Donald Kendall added marketing sparkle to the soft-drinks industry
“Rock and roller cola wars, I can’t take it any more!” cried Billy Joel in his chart-topping song from 1989, “We didn’t start the fire”. He had had enough of the intense marketing battle between America’s fizzy-drinks behemoths. As the underdog, PepsiCo had stunned its bigger rival, Coca- Cola, by signing Michael Jackson, the era’s biggest musical star, to promote its brand in a record-setting $5m deal.
The cola wars became a cultural phenomenon. Credit for that goes to Donald Kendall, PepsiCo’s legendary former boss, who died on September 19th aged 99. A gifted salesman, he rose quickly through the ranks from his start on the bottling line to become the firm’s top sales and marketing executive at the tender age of 35. Seven years later he was named CEO. In 1974 he injected a dose of fizzy capitalism into the Soviet Union, which allowed Pepsi to become the first Western product to be legally sold behind the iron curtain. By the time he stepped down as boss in 1986, PepsiCo’s sales had shot up nearly 40-fold, to $7.6bn. His legacy continues to shape the industry.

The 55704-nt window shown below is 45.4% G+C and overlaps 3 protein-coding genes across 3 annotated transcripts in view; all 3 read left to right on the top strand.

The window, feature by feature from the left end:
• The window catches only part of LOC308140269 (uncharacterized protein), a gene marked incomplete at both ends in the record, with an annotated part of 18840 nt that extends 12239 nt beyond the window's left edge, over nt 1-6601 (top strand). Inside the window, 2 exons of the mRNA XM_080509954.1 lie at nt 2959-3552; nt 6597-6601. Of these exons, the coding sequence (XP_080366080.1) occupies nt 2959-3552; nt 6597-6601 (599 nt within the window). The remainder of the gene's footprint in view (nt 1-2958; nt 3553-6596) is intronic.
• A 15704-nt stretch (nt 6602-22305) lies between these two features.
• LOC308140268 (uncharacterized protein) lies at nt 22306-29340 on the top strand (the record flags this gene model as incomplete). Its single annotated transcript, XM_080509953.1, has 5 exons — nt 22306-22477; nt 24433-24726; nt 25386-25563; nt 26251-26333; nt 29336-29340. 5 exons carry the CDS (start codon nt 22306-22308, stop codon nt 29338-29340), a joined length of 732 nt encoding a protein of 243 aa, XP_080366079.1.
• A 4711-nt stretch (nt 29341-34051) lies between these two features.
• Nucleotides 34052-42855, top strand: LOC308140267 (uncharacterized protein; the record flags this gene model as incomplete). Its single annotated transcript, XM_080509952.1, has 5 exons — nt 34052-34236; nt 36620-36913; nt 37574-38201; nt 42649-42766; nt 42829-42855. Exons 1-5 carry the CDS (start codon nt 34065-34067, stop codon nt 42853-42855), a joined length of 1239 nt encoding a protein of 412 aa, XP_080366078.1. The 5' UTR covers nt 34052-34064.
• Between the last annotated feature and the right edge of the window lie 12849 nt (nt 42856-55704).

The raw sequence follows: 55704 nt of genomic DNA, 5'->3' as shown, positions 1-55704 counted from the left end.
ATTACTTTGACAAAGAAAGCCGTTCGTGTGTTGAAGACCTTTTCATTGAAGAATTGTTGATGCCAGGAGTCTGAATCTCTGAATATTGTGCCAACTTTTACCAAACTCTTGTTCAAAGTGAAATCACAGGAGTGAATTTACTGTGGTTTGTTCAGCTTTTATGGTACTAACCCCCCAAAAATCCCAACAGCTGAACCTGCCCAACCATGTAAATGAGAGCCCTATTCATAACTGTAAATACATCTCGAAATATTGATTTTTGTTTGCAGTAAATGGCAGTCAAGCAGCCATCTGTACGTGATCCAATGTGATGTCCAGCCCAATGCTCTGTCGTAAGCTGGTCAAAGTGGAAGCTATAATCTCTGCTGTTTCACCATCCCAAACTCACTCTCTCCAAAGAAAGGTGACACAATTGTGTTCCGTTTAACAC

Mr Kendall offered a mix of strategic vision, principled leadership and marketing flair. Two years after taking charge he acquired Frito-Lay, a leading purveyor of snacks, giving PepsiCo an advantage from diversification that persists to this day. PepsiCo’s revenues last year of $67bn dwarfed Coca-Cola’s $37bn in sales. Decades before Black Lives Matter he named African-Americans to top jobs, making PepsiCo the first big American firm to do so—staring down racists including the Ku Klux Klan, which organised a boycott.